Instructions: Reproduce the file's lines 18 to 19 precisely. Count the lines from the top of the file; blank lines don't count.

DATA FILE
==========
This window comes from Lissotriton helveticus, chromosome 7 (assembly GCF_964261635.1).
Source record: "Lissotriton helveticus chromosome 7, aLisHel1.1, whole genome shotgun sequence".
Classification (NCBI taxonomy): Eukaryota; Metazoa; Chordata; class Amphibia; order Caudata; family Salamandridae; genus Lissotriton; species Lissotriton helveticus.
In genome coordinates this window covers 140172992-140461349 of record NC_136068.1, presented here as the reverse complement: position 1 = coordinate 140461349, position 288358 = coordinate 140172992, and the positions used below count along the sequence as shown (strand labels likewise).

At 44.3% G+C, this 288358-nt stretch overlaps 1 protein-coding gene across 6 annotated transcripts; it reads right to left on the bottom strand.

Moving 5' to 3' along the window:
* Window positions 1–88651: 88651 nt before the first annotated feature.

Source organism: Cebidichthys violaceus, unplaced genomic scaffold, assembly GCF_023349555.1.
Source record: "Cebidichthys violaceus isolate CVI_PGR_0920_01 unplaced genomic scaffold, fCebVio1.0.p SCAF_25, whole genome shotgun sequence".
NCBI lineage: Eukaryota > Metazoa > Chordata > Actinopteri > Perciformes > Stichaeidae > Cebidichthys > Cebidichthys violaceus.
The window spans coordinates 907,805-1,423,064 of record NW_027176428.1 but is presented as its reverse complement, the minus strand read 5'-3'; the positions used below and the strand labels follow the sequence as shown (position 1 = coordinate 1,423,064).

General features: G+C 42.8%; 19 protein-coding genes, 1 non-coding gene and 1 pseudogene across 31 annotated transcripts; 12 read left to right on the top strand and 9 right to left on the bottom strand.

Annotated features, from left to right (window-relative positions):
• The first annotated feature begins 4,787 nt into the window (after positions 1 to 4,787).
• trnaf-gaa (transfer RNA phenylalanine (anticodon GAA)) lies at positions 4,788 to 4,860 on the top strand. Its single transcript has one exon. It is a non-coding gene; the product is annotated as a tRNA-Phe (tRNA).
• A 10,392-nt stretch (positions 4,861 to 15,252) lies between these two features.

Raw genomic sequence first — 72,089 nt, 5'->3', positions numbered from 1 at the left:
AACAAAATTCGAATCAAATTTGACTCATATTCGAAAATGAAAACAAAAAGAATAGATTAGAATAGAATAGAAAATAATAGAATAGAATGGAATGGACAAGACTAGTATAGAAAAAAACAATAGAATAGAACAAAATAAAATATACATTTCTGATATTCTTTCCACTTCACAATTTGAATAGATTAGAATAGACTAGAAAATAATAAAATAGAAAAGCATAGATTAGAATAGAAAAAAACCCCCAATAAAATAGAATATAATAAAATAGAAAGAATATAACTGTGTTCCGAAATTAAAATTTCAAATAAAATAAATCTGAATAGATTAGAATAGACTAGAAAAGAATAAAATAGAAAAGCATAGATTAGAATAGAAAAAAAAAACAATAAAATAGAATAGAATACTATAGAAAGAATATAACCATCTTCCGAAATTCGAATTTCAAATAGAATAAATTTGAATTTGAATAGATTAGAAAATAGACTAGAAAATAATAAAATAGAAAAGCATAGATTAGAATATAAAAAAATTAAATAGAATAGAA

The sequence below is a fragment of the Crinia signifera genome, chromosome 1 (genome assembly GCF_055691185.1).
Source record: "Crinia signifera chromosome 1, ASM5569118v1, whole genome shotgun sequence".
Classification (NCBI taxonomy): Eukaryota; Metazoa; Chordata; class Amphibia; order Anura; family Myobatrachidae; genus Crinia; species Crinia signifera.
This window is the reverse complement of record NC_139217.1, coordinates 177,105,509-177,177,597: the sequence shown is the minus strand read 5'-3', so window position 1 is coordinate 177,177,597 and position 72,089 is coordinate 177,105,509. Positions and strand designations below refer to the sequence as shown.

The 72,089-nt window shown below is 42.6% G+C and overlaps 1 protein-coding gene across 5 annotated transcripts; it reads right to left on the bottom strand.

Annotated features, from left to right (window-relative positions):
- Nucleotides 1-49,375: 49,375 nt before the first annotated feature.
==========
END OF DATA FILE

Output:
AACAAAATTCGAATCAAATTTGACTCATATTCGAAAATGAAAACAAAAAGAATAGATTAGAATAGAATAGAAAATAATAGAATAGAATGGAATGGACAAGACTAGTATAGAAAAAAACAATAGAATAGAACAAAATAAAATATACATTTCTGATATTCTTTCCACTTCACAATTTGAATAGATTAGAATAGACTAGAAAATAATAAAATAGAAAAGCATAGATTAGAATAGAAAAAAACCCCCAATAAAATAGAATATAATAAAATAGAAAGAATATAACTGTGTTCCGAAATTAAAATTTCAAATAAAATAAATCTGAATAGATTAGAATAGACTAGAAAAGAATAAAATAGAAAAGCATAGATTAGAATAGAAAAAAAAAACAATAAAATAGAATAGAATACTATAGAAAGAATATAACCATCTTCCGAAATTCGAATTTCAAATAGAATAAATTTGAATTTGAATAGATTAGAAAATAGACTAGAAAATAATAAAATAGAAAAGCATAGATTAGAATATAAAAAAATTAAATAGAATAGAA

The sequence below is a fragment of the Crinia signifera genome, chromosome 1 (genome assembly GCF_055691185.1).